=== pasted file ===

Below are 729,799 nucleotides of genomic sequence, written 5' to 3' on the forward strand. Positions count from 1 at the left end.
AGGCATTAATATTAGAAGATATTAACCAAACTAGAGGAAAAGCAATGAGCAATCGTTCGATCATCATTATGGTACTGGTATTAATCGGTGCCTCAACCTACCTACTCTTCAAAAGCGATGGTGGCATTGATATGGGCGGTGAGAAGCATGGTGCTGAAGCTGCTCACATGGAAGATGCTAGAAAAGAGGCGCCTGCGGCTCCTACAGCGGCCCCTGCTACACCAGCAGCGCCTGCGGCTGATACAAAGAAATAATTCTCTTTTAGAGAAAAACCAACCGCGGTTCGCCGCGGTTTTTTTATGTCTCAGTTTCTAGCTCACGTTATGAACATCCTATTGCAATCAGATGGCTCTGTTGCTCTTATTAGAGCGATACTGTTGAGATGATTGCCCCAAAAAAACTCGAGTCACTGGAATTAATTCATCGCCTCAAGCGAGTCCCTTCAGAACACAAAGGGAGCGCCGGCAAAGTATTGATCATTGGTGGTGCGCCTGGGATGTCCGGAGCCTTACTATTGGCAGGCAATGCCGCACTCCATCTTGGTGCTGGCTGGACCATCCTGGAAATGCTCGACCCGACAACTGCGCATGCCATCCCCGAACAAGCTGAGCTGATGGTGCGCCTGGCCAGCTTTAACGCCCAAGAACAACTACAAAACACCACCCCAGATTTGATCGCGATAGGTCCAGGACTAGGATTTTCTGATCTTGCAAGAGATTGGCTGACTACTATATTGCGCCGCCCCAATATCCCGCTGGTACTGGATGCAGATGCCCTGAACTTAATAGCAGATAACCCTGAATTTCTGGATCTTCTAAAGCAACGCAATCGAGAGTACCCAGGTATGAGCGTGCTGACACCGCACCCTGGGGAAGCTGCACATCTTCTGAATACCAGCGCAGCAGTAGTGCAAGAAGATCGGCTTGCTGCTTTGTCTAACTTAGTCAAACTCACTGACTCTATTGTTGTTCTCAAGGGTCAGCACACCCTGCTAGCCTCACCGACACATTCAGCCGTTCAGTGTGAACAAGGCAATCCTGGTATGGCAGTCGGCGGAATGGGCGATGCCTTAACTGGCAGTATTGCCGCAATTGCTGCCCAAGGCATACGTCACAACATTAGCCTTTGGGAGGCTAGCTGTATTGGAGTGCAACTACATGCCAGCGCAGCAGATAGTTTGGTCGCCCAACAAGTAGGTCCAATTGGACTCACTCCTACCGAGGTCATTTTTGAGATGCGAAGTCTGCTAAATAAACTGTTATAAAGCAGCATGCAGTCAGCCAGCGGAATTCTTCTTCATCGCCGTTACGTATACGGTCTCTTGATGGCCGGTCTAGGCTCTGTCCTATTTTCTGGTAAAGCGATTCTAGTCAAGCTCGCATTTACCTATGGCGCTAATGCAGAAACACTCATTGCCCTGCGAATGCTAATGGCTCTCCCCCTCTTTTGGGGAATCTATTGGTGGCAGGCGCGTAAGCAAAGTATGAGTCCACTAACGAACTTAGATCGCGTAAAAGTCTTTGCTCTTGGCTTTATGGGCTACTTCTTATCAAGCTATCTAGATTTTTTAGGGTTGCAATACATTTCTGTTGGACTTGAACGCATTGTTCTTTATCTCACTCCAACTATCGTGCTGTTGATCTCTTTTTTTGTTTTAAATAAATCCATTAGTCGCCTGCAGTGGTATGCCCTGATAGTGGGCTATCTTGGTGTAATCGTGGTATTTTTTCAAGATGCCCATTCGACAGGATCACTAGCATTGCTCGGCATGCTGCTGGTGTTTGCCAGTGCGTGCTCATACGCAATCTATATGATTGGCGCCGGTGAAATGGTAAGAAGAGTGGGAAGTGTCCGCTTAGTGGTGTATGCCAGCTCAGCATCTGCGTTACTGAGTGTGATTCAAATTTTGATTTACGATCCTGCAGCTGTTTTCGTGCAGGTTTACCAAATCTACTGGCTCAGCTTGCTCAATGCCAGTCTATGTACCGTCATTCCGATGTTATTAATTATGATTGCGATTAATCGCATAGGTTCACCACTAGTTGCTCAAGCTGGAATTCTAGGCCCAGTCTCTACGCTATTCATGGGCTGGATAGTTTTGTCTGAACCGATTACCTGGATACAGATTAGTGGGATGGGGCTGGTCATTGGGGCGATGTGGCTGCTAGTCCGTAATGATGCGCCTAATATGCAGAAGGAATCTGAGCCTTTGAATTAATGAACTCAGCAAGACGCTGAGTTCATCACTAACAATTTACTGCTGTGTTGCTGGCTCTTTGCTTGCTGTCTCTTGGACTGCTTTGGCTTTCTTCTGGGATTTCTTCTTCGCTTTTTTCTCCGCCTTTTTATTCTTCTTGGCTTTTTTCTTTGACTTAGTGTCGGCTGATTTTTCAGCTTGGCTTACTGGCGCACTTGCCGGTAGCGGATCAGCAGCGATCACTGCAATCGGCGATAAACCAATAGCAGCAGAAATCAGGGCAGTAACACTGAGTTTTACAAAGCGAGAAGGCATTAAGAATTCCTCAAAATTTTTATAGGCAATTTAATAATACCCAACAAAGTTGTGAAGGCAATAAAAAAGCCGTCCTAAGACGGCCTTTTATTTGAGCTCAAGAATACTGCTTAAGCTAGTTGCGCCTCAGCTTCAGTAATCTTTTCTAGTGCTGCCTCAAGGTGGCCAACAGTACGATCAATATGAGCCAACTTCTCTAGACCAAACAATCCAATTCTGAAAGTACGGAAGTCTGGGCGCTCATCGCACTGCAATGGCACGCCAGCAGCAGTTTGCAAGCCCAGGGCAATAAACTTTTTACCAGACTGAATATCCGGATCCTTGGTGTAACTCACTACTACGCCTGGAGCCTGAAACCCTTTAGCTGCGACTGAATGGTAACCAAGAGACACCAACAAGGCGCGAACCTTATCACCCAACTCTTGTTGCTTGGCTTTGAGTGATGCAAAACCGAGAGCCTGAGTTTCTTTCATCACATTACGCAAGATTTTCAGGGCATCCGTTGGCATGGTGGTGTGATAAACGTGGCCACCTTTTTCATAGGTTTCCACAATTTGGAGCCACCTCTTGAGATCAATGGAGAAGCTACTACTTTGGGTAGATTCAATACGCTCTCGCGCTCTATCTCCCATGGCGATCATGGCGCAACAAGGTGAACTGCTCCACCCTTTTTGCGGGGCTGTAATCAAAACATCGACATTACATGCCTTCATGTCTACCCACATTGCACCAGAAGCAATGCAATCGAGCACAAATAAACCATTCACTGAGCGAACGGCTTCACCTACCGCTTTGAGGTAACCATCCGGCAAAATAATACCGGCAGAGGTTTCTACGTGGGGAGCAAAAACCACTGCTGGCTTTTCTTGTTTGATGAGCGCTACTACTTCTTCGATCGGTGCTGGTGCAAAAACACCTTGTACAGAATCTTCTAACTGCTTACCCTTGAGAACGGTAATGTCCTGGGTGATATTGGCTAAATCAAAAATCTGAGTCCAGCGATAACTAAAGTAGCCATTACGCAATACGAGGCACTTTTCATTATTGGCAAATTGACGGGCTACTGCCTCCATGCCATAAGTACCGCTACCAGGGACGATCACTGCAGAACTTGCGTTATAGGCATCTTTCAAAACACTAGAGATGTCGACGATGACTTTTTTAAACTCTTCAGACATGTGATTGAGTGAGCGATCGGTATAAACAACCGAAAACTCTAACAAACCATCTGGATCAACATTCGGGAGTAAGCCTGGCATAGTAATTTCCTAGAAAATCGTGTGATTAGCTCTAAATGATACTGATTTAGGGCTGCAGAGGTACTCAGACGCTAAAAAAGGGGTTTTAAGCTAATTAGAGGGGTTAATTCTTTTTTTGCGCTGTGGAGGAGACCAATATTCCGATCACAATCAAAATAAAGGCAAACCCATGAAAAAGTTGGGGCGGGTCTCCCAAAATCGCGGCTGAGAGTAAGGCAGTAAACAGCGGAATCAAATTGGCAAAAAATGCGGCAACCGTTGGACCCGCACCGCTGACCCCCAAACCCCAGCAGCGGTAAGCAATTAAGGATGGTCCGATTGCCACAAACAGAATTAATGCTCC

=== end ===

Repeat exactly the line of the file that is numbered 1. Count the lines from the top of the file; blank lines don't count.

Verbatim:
Below are 729,799 nucleotides of genomic sequence, written 5' to 3' on the forward strand. Positions count from 1 at the left end.